Maui Reports 4 Fireworks Related Injuries
By Wendy Osher
Four out of the nine neighbor island firework injuries reported around the 4th of July occurred in Maui County. The nine neighbor island injuries–Maui (4), Kauai (1) and the Big Island (4)–were the highest total for the outer islands in five years, according to the state’s Injury Prevention and Control Program.
Meantime, there were no fireworks-related injuries treated in O’ahu hospitals during this year’s 4th of July period. That is in comparison to the annual average of 17 injuries on O’ahu over the previous eight years of monitoring conducted by the state Department of Health.
Health officials say the lack of injuries this year is likely due to the decreased use of fireworks among O’ahu residents, in accordance with the fireworks ban enacted on January 2, 2011. The O’ahu legislation bans the use of novelty fireworks, but does allow for the use of 5,000 firecrackers with the purchase of a permit.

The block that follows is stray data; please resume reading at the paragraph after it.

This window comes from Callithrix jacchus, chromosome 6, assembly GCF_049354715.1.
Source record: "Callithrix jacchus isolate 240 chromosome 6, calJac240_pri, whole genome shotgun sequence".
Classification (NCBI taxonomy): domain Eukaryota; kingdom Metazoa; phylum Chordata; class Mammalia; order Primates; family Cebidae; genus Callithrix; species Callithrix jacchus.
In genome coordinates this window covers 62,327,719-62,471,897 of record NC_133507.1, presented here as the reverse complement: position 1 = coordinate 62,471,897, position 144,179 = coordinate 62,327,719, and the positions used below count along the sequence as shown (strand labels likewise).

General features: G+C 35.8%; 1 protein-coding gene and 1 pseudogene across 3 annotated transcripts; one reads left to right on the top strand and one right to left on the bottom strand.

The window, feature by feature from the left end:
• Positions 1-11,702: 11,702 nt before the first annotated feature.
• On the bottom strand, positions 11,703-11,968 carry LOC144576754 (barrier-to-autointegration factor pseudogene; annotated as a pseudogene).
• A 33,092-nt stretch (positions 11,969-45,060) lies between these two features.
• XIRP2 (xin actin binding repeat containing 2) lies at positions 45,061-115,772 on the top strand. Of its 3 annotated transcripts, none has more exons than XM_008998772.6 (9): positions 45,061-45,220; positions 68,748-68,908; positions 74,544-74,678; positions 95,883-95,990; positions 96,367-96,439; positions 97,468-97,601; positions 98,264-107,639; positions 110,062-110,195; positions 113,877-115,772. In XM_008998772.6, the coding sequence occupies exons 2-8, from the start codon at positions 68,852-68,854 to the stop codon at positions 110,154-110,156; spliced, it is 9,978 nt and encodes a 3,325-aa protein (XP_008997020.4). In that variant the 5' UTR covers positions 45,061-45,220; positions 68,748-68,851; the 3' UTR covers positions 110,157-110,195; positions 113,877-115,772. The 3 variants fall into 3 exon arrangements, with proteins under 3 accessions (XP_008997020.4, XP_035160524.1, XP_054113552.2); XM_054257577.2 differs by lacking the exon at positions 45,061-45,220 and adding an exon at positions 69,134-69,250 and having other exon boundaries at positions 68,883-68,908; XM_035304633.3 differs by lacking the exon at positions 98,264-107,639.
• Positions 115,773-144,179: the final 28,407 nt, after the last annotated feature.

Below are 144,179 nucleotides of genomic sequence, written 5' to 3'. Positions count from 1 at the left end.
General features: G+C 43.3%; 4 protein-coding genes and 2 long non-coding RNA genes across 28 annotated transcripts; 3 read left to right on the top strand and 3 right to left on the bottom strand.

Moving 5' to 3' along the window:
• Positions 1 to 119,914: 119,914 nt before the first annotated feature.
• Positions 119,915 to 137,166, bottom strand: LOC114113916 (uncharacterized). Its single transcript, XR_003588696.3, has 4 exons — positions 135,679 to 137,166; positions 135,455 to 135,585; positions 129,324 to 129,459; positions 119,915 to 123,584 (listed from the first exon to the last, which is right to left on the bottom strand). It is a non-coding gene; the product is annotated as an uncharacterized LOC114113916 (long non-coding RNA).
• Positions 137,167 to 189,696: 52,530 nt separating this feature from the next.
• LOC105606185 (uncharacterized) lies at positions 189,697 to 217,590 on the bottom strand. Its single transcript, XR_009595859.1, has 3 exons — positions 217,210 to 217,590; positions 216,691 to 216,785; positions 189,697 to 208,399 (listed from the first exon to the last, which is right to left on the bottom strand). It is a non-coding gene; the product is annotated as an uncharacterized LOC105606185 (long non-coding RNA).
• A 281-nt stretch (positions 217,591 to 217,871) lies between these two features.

Here on Maui, novelty items and paperless firecrackers are still permissible—including sparklers, snakes, fountains and cylindrical or cone fountains that emit effects of 12-feet or less; firecrackers are also allowed, with the acquisition of proper permits, but were not sold this year because local retailers did not import them. (Click here to read our previous post and interview with Maui Fire Chief Jeff Murray and his thoughts about a potential Fireworks Ban on Maui.)
Health officials say all nine of the patients treated on the neighbor islands took private transport to the hospitals, and all were eventually discharged from emergency departments. Their ages ranged from 7 to 27 years, and about 56% were under the age of 18. All of the injuries were burns, most commonly burns to the hands.